The world has moved on from such ‘quaint’ traditions. In fact, it’s difficult these days to work out exactly what constitutes a ‘normal’ household. Men and women in the same household typically work eight hour days. In theory, this means they should equally contribute to household duties, but this rarely happens in practice. (Although this is beyond the scope of our current topic, I sigh when people describe housework as ‘women’s work’. What is so inherently feminine about cooking, cleaning and ironing clothes?).
The main problem with the 40-hour week is its rigid, one-size-fits-all mentality. It gives you a stark choice: full-time work or no work at all. Although the concept of ‘part time work’ is understood by most people, the thought of working less than the culturally accepted norm is still frowned upon in many industries. Having friends who work part-time, I’m aware of the frustrations faced by the part-time employee. You are not seen as ‘one of the team’ and are often given the most monotonous and humdrum tasks. Opportunities for promotion are limited. You often find yourself stuck in the same role for year after year.
The forty-hour week also cares little about the individual. It assumes that everyone is happy at the thought of trooping into work at the same time, largely sitting in one spot for the next eight hours, and then leaving again at the same time, along with a million other people. How many genuinely creative and innovative people would opt to follow such a regime?
In my case, my preferred approach is to work in short, sharp bursts of activity, of no more than sixty to ninety minutes per session. I then aim to have a decent break away from the PC before returning refreshed for another burst. This allows me to enter a state of ‘flow’, concentrating solely on the single task at hand. Flow is almost impossible to achieve in an office-based environment fixated with clocking in and clocking out at pre-arranged times. There are just too many distractions and interruptions. I also loathe the idea of ‘multi-tasking’.
C. Shit-faced Suits
So what is it about ‘nine-to-five’ that continues to grip the working world? Who is to blame for this archaic concept still proving to be the driving force of the modern workplace?
In my own experience, the ‘work till you drop’ mentality thrives in a culture of machoism and ‘dog eat dog’. In such a setting, a loyal and dependable worker is one seen as fiercely and unquestionably dedicated to the job. Anyone who contemplates leaving at 5pm or having an afternoon off is a ‘skiver’, someone who only lets the team down with their lack of gung-ho enthusiasm. Women, in their efforts to be seen as just ‘one of the boys’ go along with this charade, presumably under the impression that this is the only way to achieve equality. (Sadly on this point, they may be right.)
This is utter bully-boy tosh, driven by that odious ‘work hard, play hard’ ethic. This rewards you for your forty hours (remember the 😉 ) by saying you are perfectly entitled – nay, encouraged – to go out and get shit-faced every Friday night. While the work industry will never condone this sort of weekly drunken orgy, they secretly rub their hands in glee at what it produces: a league of docile, drugged-up people who are too short-sighted and too brain-dead to give much thought to alternative ways of living.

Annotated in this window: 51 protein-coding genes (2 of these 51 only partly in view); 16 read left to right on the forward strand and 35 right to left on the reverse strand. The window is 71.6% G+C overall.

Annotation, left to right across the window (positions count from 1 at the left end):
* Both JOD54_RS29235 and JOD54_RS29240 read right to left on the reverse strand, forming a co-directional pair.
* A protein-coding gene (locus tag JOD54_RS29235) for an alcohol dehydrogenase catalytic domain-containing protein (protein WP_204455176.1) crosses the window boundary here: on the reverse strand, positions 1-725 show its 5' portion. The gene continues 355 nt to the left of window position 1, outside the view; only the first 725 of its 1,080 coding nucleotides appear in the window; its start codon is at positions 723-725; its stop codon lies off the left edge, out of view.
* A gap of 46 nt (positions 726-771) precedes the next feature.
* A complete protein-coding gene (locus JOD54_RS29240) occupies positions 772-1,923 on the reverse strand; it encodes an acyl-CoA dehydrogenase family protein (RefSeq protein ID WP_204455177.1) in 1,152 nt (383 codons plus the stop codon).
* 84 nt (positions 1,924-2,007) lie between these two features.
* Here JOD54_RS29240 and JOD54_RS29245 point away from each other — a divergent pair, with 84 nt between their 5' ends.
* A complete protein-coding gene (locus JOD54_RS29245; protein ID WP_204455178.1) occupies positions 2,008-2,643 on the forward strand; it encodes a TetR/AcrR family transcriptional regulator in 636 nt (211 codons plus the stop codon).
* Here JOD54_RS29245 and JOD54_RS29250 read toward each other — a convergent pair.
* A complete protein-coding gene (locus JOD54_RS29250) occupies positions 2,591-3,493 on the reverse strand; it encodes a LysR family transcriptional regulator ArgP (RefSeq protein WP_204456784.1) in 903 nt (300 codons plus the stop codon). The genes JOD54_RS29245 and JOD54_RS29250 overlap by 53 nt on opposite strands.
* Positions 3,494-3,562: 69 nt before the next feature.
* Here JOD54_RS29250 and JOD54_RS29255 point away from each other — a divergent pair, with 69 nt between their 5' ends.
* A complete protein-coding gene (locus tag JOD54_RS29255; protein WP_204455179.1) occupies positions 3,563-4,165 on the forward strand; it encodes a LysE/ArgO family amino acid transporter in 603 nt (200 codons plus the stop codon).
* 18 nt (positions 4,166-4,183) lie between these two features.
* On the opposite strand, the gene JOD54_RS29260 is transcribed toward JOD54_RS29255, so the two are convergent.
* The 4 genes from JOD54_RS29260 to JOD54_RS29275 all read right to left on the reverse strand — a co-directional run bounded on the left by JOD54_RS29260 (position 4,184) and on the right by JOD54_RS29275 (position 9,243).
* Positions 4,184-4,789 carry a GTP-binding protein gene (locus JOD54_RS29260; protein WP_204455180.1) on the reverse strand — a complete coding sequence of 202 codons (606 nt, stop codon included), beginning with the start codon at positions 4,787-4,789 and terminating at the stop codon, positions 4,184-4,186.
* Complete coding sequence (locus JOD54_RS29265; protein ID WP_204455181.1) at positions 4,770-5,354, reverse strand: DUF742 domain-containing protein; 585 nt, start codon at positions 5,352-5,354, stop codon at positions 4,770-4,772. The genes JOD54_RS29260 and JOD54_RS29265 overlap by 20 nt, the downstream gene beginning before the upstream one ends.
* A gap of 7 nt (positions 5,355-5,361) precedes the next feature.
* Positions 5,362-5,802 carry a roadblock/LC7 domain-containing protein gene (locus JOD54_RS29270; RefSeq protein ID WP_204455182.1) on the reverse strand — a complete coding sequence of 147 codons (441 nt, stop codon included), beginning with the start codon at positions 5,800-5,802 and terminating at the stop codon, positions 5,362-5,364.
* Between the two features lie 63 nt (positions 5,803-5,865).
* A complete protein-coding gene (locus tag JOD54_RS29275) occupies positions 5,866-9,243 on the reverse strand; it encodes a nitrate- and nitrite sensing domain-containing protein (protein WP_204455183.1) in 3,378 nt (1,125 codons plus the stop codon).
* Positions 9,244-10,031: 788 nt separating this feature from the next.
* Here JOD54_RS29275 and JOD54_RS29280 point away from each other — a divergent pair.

The irony is that ‘hard work’ often means nothing of the sort. It isn’t about productivity but presence, the idea of just ‘being there’ even if you’re contributing very little. A person sitting for ten hours doing nothing is viewed more favourably than someone who’s there for half the time but produces twice the output. It would be comical if it wasn’t so serious. Ricky Gervais and Stephen Merchant had plenty of raw material to choose from when wanting to convey life in ‘The Office’.
On the subject of long hours, industry could play a more decisive role by encouraging people to leave on time. Managers should lead the way, stepping out of the office as early as possible (and working from home if they really absolutely must).
D. Escaping the Yoke
Efforts to escape the 40-hour week have produced mixed results, which only goes to show how ingrained the idea of full-time work is as part of the human psyche.
In Sweden, a number of trials have attempted to reduce the normal working day from eight hours to six hours. While many people loved the change – and hated the thought of going back to normal hours after the trial had run – others weren’t so positive. These employees felt their actual workload hadn’t changed. They were still asked to perform eight hours of work in a shorter timeframe, which only made them feel more stressed.
A Swiss friend of mine – a secondary school teacher – described a novel approach at her workplace. Prior to a new term, each teacher gets to nominate their desired workload for that term. This can be anything from one day a week to five days a week. Pay and other benefits are adjusted accordingly.
The beauty of this innovative system is that it offers the time flexibility that most jobs lack, without having to resort to the meagre offerings of the gig economy. Your hourly rate of pay does not change regardless of the hours you choose. If you decide you want to knuckle down for a year and save some money, then choose to work all five days. If however, you want to ease your workload for a little while, then drop back to three days. Nobody judges you on your choice and nobody is pressuring you to work more. Everyone appreciates having a source of employment that takes changing circumstances into account.
Although many of the city boys would sneer at such a concept, I have no problem with someone deciding to work a three day week and then allocating the rest of their time to raising a family or other personal projects. It’s possible that some of the personal projects could eventually evolve into an alternative source of income. A financial adviser always recommends that you diversify your investment portfolio. Why doesn’t the same reasoning apply for the human portfolio?
As for our pioneering stonemasons of 1856, you can find a monument in the wonderfully named ‘8 Hour Reserve’, located in Melbourne on the corner of Victoria St and Russell St.
So when can we look forward to seeing a ‘4 Day Reserve’ somewhere in the world?